Teaching life skills to Laos children through clay-motion

Today is International Youth Day, and to celebrate we conducted an interview with artist and clay animator, Souliya Phoumivong. In 2016 Souliya’s company, Clay House Studio, received a grant from the Basic Education Quality and Access in Lao PDR (BEQUAL) program’s, Basic Education Innovation Fund (BEIF), to develop a series of Claymation videos called ”Learn Together”.

In Laos, a complex country with great diversity, children come from a range of diverse backgrounds when they start school, often from remote regions with their own language, and with no educational history in their family.

To address this, the Australian Government works with the Ministry of Education and Sports and the European Union, through BEQUAL, to help more children, especially the most disadvantaged, to complete a quality basic education. The BEIF grant program delivers grants for innovations to improve education in Laos.

Learn Together is a fun, creative television series designed to deliver messages through clay animation to children in rural Laos, helping them to learn life skills, and promoting the benefits of education to Lao children and their parents.

Having trained in Singapore and Japan, Souliya now works in Vientiane as a Media Artist, specialising in stop motion animation, video, photography and fine art, and lectures at the National Institute of Fine Art in Vientiane in the Department of Communication Design.

For International Youth Day we had the pleasure of asking Souliya about his artistic endeavours, his passion for education, and his high hopes for the future development of his home country, Laos.

How did you first become involved in working with Claymation?

That started in 2010 when I received funding to go to Tokyo to complete an artist in-residence project. During my stay I thought this is an amazing chance to find out more and learn about animation. That was where my first Claymation was born.

When did you start your business, Clay House Studio?

I started Clay House Studio in 2012. At that time, it was a very small studio with just myself and two students who were my assistants.

Did you always want to use your skills for supporting children’s education, or have you worked in other areas too?

In the beginning I expected Clay House Studio would be a place for creating clay animation art work, which may be featured in Laos local exhibitions and screenings, I didn’t expect it to be used in other industries. However, when I was invited to the Early Childhood Development (ECD) workshop organised by UNICEF I realised Clay House Studio could also help to support children’s education.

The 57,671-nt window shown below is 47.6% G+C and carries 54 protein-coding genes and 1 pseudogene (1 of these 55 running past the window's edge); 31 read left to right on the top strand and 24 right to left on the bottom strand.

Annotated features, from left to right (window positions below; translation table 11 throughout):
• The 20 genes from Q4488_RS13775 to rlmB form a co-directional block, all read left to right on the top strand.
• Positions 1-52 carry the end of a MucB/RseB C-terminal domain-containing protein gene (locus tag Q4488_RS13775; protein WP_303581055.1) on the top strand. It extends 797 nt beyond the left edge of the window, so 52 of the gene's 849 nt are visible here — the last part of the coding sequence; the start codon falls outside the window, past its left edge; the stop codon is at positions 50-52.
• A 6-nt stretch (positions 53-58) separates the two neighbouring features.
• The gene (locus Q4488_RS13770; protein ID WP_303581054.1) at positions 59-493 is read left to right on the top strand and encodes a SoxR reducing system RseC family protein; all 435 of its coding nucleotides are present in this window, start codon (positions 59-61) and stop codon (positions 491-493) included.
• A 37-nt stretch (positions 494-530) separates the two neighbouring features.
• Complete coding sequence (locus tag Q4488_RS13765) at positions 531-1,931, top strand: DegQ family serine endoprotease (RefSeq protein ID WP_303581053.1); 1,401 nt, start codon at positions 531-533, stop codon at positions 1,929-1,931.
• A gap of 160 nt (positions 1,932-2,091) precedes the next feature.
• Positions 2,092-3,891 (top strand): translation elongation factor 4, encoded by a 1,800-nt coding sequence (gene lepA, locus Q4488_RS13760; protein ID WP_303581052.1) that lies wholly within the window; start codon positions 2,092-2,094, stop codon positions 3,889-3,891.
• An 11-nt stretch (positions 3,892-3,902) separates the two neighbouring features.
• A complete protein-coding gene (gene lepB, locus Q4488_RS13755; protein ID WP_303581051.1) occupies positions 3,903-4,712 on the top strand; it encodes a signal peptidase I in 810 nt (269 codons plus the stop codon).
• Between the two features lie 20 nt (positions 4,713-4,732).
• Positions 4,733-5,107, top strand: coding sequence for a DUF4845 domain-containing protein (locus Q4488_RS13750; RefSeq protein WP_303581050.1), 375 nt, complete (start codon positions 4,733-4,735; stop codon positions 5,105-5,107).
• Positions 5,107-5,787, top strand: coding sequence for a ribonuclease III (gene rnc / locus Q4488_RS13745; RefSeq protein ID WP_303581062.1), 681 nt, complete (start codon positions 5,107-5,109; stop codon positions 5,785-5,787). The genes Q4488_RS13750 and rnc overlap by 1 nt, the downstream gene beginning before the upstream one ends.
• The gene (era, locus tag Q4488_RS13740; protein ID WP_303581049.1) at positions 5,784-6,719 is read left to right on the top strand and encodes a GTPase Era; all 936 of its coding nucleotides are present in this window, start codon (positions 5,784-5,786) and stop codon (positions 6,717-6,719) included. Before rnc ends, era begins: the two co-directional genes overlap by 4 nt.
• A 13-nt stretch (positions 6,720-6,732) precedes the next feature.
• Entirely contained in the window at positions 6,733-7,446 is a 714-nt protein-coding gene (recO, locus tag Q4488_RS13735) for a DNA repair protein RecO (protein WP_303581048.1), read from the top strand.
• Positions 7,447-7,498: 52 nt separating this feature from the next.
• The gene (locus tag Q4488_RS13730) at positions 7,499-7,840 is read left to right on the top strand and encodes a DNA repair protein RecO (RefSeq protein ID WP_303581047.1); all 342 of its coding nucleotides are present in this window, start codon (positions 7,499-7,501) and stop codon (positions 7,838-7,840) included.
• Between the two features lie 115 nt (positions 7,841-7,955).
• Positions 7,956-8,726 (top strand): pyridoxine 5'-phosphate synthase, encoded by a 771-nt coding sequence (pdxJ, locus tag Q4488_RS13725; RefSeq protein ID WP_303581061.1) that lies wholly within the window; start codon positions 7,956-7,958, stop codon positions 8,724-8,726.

What inspired you to apply for a BEQUAL Education Innovation Fund grant?

Children in Laos have unequal and poor opportunities, especially those who live in Rural areas. This inspired me to apply for the Fund grant. As a teacher I know education is the most important tool for the future.

What has been a highlight of your experience working with BEQUAL so far?

I am so proud to be a part of the BEQUAL project and to receive the wonderful opportunity of using my skills to develop the new education’s media. BEQUAL gave me great support; not only the BEIF fund but also the team. They gave constructive advice, were flexible and understanding. I have learnt a lot through this experience.

Do you have a vision for the future of Laos?

As a Lao person, I would like to see the country develop, an equal society, and most importantly of all, see all Lao children around the country have access to quality education because education is the future.

What are your hopes and ambitions for Clay House Studios?

In the future Clay House Studio won’t be only the place for producing Claymation, but it will be a learning space for everyone who is interested in this kind of work. I hope it will be a space for sharing ideas and experiences to inspire new generations.

In five years’ time, what would you like to see as an impact of your work?

In five years’ time, I would like to see everyone in Laos know these ‘Learn Together’ characters, and for children to love them and use them as a model for their learning. My biggest expectation is I would like to see my work become a part of Laos education system in schools.

You can see more of Souliya’s fantastic work on YouTube including the ‘My Village’ 102 – 2017 series he created for UNICEF in Laos, and a behind the scenes special in English. Keep up with the progress of Clay House Studio on their Facebook page, and watch the trailer for the ‘Learn Together’ series on the BEQUAL website.

Tetra Tech International Developlment is proud to manage BEQUAL on behalf of the Australian Government and the European Union, supports the Government of Lao PDR, providing quality literacy, numeracy and other life skills to children from disadvantaged regions in Laos.


Pacific Regional Manager

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